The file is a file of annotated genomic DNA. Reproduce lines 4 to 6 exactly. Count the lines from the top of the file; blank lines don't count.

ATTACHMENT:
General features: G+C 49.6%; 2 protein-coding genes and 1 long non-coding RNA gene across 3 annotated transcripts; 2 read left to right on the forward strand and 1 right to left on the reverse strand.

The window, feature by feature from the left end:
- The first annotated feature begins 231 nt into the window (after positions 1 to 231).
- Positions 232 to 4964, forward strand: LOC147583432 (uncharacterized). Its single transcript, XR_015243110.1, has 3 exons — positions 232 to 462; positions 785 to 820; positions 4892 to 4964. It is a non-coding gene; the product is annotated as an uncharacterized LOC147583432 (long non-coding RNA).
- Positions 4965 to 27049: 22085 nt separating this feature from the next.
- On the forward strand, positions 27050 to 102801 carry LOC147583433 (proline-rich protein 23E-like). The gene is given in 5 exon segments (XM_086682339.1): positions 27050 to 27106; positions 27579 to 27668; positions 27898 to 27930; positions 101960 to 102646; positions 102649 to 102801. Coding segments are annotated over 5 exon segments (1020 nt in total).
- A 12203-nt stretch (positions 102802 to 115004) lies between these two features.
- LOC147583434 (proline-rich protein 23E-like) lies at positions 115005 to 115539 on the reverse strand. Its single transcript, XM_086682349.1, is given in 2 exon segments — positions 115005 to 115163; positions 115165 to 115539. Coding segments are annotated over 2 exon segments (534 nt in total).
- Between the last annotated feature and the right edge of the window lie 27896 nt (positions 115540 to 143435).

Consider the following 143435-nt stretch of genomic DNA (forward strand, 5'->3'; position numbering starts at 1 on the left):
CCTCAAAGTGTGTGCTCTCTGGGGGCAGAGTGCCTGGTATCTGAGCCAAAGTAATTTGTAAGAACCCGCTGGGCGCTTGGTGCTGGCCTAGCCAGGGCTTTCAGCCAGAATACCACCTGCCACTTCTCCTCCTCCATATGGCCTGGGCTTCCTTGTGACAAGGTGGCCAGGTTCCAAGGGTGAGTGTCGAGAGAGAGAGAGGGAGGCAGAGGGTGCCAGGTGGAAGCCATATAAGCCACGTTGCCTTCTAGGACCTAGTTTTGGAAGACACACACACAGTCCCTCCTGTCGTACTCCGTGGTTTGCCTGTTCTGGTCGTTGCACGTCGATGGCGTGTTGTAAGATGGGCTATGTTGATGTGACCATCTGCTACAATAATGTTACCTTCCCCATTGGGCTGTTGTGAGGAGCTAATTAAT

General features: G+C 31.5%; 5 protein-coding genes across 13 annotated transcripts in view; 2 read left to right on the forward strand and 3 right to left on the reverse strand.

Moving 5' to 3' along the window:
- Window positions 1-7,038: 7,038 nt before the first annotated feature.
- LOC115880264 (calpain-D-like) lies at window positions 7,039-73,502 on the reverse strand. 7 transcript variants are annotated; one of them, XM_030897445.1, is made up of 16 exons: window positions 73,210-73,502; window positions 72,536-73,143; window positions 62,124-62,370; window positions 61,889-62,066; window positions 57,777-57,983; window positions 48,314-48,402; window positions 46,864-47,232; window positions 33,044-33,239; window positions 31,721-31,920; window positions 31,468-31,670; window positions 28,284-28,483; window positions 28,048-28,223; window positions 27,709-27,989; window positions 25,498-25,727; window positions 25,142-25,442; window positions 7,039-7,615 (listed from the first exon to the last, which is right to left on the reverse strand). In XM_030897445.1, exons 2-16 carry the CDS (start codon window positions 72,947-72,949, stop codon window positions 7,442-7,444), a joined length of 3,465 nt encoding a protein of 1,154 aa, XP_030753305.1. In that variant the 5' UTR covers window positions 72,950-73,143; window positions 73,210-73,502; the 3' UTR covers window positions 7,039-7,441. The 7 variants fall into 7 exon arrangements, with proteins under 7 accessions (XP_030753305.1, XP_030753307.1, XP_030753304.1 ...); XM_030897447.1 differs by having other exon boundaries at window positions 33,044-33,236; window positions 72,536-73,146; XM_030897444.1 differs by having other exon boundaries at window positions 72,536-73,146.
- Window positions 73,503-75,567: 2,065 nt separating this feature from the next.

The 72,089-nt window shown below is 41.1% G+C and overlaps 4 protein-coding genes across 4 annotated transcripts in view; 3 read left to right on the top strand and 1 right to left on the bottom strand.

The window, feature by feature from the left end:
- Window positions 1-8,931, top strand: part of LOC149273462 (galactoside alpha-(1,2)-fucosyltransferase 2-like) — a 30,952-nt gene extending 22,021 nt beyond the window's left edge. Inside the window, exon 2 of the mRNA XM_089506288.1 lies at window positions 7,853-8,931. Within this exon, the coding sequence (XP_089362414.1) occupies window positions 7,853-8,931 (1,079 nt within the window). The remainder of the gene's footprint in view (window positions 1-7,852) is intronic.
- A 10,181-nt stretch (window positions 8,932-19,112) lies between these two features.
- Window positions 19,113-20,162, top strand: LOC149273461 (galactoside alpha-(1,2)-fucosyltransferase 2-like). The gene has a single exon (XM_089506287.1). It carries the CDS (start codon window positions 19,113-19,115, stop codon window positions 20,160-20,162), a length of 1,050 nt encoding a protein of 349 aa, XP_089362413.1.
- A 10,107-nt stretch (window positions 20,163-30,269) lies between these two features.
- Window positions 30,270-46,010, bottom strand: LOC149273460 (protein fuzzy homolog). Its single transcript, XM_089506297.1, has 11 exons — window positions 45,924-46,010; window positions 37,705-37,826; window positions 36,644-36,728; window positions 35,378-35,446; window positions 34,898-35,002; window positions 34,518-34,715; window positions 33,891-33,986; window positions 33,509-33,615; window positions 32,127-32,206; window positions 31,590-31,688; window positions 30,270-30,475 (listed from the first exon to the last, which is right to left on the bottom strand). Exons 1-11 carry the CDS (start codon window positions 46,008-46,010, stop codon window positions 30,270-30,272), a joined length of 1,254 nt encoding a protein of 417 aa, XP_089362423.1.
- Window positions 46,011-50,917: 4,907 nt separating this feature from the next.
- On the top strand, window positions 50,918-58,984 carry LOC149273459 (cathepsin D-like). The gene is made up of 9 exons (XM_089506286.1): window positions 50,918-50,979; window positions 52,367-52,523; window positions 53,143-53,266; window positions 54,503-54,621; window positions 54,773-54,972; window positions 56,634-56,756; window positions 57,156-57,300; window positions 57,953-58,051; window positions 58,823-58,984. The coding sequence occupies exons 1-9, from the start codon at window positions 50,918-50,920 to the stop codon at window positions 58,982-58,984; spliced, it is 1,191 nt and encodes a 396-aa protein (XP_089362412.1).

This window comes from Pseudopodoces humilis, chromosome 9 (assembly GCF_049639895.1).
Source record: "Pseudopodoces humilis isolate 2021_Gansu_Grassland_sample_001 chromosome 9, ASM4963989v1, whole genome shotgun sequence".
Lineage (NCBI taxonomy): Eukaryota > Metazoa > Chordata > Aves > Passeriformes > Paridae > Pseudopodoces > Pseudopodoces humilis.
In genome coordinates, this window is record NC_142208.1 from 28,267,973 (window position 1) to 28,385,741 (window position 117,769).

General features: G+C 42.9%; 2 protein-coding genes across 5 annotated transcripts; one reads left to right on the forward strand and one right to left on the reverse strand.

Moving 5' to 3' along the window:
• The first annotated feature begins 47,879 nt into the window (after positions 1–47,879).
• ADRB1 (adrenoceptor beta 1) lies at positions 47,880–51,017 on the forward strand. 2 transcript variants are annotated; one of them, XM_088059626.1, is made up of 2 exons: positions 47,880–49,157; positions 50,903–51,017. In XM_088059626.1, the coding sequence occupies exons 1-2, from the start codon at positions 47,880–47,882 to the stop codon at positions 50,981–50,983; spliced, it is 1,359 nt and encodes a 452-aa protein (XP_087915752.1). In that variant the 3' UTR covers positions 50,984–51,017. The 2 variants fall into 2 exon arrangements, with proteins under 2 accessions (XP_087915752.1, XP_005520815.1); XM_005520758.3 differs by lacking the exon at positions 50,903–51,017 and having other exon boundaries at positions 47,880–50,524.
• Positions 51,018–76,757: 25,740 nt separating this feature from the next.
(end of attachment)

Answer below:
- Positions 232 to 4964, forward strand: LOC147583432 (uncharacterized). Its single transcript, XR_015243110.1, has 3 exons — positions 232 to 462; positions 785 to 820; positions 4892 to 4964. It is a non-coding gene; the product is annotated as an uncharacterized LOC147583432 (long non-coding RNA).
- Positions 4965 to 27049: 22085 nt separating this feature from the next.
- On the forward strand, positions 27050 to 102801 carry LOC147583433 (proline-rich protein 23E-like). The gene is given in 5 exon segments (XM_086682339.1): positions 27050 to 27106; positions 27579 to 27668; positions 27898 to 27930; positions 101960 to 102646; positions 102649 to 102801. Coding segments are annotated over 5 exon segments (1020 nt in total).